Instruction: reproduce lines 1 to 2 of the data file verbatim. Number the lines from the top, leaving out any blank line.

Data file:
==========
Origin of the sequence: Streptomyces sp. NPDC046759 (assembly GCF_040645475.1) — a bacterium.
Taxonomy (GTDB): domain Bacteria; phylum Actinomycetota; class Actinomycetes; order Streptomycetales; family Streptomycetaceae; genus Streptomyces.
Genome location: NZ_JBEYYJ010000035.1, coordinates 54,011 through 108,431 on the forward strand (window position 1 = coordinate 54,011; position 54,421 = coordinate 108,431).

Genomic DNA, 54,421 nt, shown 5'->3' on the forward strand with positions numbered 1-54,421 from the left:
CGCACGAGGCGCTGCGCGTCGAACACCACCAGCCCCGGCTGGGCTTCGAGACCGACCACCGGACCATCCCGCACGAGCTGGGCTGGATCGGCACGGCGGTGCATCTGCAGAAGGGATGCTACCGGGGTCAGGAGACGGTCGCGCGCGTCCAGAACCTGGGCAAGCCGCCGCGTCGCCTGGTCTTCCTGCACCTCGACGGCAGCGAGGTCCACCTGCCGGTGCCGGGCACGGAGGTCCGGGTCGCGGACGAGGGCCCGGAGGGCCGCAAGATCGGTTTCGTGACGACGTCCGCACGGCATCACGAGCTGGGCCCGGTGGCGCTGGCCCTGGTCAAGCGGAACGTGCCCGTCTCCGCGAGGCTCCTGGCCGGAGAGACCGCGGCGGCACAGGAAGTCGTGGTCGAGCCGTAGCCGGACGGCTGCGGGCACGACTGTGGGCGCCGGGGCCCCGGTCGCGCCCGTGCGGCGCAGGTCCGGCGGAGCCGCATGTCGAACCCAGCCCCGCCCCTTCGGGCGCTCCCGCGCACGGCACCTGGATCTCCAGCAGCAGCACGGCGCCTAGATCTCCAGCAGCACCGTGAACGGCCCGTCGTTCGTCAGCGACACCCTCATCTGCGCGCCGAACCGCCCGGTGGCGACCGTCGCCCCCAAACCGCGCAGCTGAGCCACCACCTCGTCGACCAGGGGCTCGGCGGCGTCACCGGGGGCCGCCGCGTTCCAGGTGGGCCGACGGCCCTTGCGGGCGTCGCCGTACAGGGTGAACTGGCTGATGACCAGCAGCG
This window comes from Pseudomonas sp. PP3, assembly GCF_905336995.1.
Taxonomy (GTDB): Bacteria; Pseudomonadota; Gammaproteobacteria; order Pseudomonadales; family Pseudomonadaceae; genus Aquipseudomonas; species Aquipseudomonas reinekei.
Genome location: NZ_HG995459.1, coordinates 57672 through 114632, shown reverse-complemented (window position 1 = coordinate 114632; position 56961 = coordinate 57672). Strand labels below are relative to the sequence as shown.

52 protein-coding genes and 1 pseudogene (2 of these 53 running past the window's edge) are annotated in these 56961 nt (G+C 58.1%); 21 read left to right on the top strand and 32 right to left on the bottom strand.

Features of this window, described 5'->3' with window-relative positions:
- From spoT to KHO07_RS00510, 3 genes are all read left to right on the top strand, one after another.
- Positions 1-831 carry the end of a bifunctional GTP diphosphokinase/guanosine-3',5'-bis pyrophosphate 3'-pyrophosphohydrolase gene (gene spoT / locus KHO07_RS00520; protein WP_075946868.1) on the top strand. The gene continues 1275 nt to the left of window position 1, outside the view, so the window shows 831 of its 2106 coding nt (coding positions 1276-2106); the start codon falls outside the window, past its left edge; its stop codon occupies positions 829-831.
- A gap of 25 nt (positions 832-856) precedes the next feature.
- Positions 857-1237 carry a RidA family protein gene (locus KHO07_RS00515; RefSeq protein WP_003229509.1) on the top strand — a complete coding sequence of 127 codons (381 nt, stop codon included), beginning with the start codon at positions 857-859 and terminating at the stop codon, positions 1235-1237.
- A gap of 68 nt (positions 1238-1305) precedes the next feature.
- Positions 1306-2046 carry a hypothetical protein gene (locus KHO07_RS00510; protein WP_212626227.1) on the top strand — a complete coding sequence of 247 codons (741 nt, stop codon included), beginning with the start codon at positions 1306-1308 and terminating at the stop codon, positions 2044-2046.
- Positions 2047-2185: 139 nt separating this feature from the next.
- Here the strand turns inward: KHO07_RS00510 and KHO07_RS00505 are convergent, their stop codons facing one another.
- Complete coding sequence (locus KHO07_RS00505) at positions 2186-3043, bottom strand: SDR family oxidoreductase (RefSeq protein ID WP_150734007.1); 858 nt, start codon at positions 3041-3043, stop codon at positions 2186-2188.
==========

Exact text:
Origin of the sequence: Streptomyces sp. NPDC046759 (assembly GCF_040645475.1) — a bacterium.
Taxonomy (GTDB): domain Bacteria; phylum Actinomycetota; class Actinomycetes; order Streptomycetales; family Streptomycetaceae; genus Streptomyces.